What is it about Malays and them brandishing their automobiles, especially new ones, on social media?
The automobile can be an expensive continental beast or a multipurpose vehicle, or a national car. It doesn't matter.
The hot rod can be super pricey or super cheap, as long as it is brand new.
This holds true for a segment of Malays.
If they acquire a windfall that can settle their debt or buttress altruistic demands, chances are a major portion of it will be used to buy automobiles, high-powered cars, sport utility vehicles, motorcycles and even bicycles.
The automobiles can be the latest model before boredom sets in and the bank loan is refinanced to get a flashier vehicle.
The obsession with luxury vehicles has gone nationwide.
Huge federal funds were channelled to an east coast state government years back and, lo and behold, their top administrators gifted themselves luxurious
It's a tone-deaf gangster move while their constituents survive on instant noodles, rice and salted fish.
Malays are indulgent about their own influencers too, some so drenched in opulence that their cars are parked in air-conditioned garage the size of a godown.
Of course, there are exceptions. One wealthy banker, also an ex-minister, drives around in a battered national car.
A certain ex-premier loves national cars, provided they are his brainchild, to the extent that he'd drive the tiny machine to an official meeting or party assembly to provide it with free advertising.
But for test drives, he'd be loaned sedans, which he'd drive at such high speed on highways that his security detail struggled to keep up.
Then there is the son of a former minister caught driving a monster truck in his father's constituency of conservative and B40 folks. The crassness.
It is a puzzling Malay psyche reinforced by this ageless aphorism: "biar papa asalkan bergaya" (let there be poverty as long as it's stylish).
Which brings us to this revelation by Prime Minister Datuk Seri Anwar Ibrahim.
He announced the cancellation of a government order for a Mercedes-Maybach S600, a luxury saloon with a cool starting price of RM1.35 million.
It was discovered that the order was invoiced during the first coup's prime minister but his successor balked at the excessive plenitude, and sat on the order in case he was accused of shamelessness.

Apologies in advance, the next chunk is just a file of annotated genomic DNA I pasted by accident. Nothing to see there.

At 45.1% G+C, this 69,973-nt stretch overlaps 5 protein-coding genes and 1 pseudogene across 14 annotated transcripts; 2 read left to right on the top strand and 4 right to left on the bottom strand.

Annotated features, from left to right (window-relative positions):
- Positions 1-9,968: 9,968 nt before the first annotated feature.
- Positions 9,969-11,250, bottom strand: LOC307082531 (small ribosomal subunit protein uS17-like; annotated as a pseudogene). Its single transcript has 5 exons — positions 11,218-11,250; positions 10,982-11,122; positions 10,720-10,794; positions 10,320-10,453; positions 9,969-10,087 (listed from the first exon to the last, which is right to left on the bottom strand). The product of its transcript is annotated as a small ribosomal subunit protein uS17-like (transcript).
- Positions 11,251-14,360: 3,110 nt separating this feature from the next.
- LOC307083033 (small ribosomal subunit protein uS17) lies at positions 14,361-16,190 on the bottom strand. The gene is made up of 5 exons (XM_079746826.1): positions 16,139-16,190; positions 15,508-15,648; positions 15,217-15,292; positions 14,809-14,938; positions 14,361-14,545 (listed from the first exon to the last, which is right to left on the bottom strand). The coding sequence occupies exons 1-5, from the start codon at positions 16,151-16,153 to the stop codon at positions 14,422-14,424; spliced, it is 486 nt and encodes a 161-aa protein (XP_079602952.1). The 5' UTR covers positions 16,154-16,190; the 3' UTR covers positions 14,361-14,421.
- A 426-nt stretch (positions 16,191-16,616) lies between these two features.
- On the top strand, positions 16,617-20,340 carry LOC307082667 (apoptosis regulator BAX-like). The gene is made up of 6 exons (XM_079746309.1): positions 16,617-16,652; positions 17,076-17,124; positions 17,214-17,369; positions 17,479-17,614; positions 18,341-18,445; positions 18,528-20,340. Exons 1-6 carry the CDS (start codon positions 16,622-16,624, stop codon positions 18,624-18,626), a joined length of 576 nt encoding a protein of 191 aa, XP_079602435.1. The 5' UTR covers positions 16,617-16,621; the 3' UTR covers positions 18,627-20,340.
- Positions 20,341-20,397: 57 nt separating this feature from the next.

Anwar was content with a handy Japanese sedan as his official car, or if need be, "any car that's available".
During the pre-14th General Election administration, the then PM, basking in luxury accessories while getting caught with his hands in government coffers, was conservative in his choice of official car, a high-end national car variant.
After he was dumped in the election, the official car was decommissioned and replaced by black MPVs for top administrators and leased at a princely sum of RM5,759: RM4,852 rental and RM908 maintenance.
The RM1.42 million bill went to the concessionaire, but the switch was considered a waste of public funds by the opposition.
This was on top of a RM30 million renovation to Seri Perdana, the prime minister's official residence. The order for the S600 was reported to have originated from the Prime Minister's Department, but it doesn't matter.
The government is Malay-centric, so this obsession with acquiring a saloon is consistent with the poser mentioned earlier in this column. Anwar's action to cancel the S600 purchase is admirable at a time when the country faces economic headwinds.
Yes, spending during a recession may be sound economics, provided the money goes to projects that spur net gains and soothe people's bread-and-butter concerns.
The ex-premier of the first coup has yet to respond to the implication stemming from Anwar's stance, but the second post-coup PM, through an aide, said there was "nothing extraordinary" about Anwar turning down a new official vehicle because the ex-PM had also rejected the use of a new car.
Then there's the elephant in the room: the RM500 billion Covid-19 expenditure during the Movement Control Order in
2020 under the first coup PM's watch.
Anwar may be urged to publicise the accountability of this huge spending, which were measures to help Malaysians deal with their loss of livelihoods during lockdown and the procurment of vaccines.
Since the politicians responsible for the massive spending are out of government, Anwar can get to the bottom of the disbursement.
He has these options:
TABLE an account of the funds' outflow;
REQUEST a Public Accounts Committee probe when Parliament reconvenes;
INSTRUCT the auditor general to file a report; or,
CALL for a Royal Commission of Inquiry.
Or, the ex-PM, if he fulfils his role presumably as opposition leader, and for the sake of goodwill, can submit an acceptable form of accounting for the RM500 billion expenditure and wait for the government's assessment.
Expectations of Anwar are not just high, they are stratospheric.
Will Anwar get all the help he can get? Or will he be subverted by malevolent forces losing their minds over his powers?
The writer's opinions are his own and do not necessarily reflect the views of the NST